The C aromatic isomers which can be use in the feed streams for adsorptive separation processes used herein include ortho-, meta-, para-xylene and ethylbenzene. Other materials that may be included in the feed streams but which are not necessarily detrimental to the performance of this adsorptive-separation processes include the paraflins, olefins, naphthenes and other type hydrocarbons which necessarily can be found in C aromatic streams.
Adsorption conditons include temperatures within the range of from about C. to about 350 C. and preferably within the range of from about C. to about 250 C. and pressures within the range of from about atmospheric to about 600 p.s.i.g. and preferably within the range of from about atmospheric to about 400 p.s.i.g. Both liquid phase and vapor phase operations can be used in the adsorption step and it is preferable to employ the liquid phase operations because of the reduced temperature requirements and the decreasing opportunities for any type of side reactions to occur in the separation process. Desorption conditions include substantially the same limitations imposed with respect to adsorption conditions.
In testing the various effects of desorbents on the modification of the selectivity of various adsorbents a dynamic testing apparatus was used. The dynamic testing apparatus used to measure the selectivity of the particular adsorbent consisted of a chamber of approximately 40 cc. volume having inlet and outlet ports at opposite ends of the chamber. The chamber was contained within a temperature control heating system and in addition pressure control equipment was used to operate the chamber at a constant predetermined pressure of about 40 p.s.i.g. Attached to the outlet line connected to the outlet of the chamber was chromatographic analysis equipment which was used to analyze the efiiuent stream leaving the adsorbent chamber. The temperature of the adsorbent chamber and the liquid flowing into and out of the chamber was maintained at about 125 C. and the rate of feed or desorbent flow in the adsorbent chamber was controlled at about 3 liquid hourly space velocity.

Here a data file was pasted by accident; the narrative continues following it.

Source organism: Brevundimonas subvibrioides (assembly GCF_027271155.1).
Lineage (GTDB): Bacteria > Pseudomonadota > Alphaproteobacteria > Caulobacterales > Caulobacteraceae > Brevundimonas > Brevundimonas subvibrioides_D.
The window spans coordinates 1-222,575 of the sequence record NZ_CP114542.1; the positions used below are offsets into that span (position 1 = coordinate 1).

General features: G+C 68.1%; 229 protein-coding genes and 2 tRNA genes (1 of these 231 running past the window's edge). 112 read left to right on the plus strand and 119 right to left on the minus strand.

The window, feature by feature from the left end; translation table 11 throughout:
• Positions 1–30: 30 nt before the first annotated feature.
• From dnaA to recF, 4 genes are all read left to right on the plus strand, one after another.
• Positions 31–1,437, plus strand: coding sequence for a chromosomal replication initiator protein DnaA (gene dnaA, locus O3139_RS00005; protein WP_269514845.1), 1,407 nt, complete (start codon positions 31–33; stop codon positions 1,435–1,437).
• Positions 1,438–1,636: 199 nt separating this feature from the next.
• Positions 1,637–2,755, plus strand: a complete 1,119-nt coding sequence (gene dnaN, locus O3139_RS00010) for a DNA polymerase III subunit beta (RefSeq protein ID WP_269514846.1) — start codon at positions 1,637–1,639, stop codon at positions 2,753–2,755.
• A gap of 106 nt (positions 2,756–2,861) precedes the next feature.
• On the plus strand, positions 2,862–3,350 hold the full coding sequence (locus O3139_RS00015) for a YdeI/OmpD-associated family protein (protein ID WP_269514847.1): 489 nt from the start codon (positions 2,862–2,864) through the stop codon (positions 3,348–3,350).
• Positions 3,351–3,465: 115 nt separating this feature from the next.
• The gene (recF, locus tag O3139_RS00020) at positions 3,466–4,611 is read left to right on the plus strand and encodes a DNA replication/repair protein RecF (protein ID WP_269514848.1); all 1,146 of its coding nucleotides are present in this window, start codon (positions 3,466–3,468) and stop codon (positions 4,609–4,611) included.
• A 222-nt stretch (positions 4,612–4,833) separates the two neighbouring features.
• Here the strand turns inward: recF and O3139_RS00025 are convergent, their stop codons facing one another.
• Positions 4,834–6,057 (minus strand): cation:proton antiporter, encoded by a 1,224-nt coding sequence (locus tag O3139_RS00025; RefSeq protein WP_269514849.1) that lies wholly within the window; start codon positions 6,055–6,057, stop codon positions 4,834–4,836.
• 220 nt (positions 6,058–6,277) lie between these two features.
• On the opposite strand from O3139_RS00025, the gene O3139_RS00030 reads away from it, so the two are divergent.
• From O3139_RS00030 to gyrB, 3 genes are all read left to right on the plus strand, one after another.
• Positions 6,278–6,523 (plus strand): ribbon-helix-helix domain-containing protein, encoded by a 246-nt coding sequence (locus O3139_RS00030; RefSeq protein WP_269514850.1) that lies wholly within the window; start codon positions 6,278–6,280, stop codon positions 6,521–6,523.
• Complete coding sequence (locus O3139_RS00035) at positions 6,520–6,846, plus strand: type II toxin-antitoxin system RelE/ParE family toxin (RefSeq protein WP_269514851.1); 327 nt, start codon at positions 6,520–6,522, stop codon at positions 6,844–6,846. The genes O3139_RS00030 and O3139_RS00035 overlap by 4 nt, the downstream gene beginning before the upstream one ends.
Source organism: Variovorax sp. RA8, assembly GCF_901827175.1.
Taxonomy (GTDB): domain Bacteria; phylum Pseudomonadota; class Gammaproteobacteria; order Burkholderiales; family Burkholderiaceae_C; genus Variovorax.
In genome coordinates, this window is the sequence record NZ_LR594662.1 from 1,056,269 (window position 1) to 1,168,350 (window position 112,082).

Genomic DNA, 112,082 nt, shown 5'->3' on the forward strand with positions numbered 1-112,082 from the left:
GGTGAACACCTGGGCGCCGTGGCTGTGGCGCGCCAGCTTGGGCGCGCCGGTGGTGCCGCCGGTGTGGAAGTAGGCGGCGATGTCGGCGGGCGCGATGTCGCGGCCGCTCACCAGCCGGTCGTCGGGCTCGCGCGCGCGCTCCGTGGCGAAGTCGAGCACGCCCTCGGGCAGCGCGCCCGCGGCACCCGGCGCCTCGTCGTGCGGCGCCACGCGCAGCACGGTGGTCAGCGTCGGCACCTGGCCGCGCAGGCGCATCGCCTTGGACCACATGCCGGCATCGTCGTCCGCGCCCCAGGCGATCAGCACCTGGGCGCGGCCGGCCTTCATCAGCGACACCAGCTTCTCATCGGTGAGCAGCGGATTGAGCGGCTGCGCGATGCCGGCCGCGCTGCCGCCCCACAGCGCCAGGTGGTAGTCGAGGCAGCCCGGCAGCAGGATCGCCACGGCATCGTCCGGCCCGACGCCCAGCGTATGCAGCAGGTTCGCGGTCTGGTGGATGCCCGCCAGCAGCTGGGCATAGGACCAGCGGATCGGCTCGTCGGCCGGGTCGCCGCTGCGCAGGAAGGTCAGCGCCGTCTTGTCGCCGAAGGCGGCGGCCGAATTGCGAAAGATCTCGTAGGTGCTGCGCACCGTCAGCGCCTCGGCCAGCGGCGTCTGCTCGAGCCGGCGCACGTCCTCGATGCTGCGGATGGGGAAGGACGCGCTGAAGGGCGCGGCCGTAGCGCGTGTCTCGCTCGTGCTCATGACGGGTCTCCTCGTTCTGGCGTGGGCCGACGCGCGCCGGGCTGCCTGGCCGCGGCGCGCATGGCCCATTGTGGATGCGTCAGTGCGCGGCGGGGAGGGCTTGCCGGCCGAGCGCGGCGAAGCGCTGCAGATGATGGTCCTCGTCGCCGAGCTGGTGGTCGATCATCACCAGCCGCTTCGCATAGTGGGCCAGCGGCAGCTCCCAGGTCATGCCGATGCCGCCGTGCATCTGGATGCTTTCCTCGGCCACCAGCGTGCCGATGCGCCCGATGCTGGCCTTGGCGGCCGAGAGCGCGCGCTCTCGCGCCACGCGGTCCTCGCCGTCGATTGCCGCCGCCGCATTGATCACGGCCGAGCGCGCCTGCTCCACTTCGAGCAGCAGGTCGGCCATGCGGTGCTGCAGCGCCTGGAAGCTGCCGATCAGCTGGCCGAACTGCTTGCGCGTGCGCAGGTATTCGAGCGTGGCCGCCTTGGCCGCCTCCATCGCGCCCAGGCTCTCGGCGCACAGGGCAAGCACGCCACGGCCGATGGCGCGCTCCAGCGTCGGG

The following general procedures were used to deterv mine the data or selectivity for various adsorbents used in the chamber. A feed mixture having a known composition of C aromatic isomers diluted in iso-octane (2,2,4-trimethylpentane) was passed through the adsorbent chamber at a regulated pressure temperature and fiow rate until the eflluent composition flowing from the adsorbent chamber remained at a constant composition indicating that there was no net transfer between the adsorbed phase within the adsorbent in the unadsorbed or external phase surrounding the sorbent particles. The feed to the adsorbent chamber was then stopped. A desorbent material was then passed through the adsorbent chamber to desorb the previously adsorbed component of the feed from the adsorbent. The chromatographic analysis equipment was used to analyze the unadsorbed or external phase and the material desorbed from within the adsorbent when desorbent material was passed through the adsorbent chamber. Knowing the composition of the feed and desorbent streams and the composition of the eflluent streams passing out of the adsorbent chamber during desorption operations, the selectivity of a particular adsorbent could then be easily determined. To show the effects of less than equilibrium adsorption conditions when using various desorbents, a quantity of desorbent was mixed in a feed stream and the resultant mixture was then passed into the adsorbent chamber containing a selected molecular sieve adsorbent. Flow was maintained into the adsorption chamber until the feed stream containing desorbent and the efiiuent stream leaving the adsorbent chamber were essentially the same.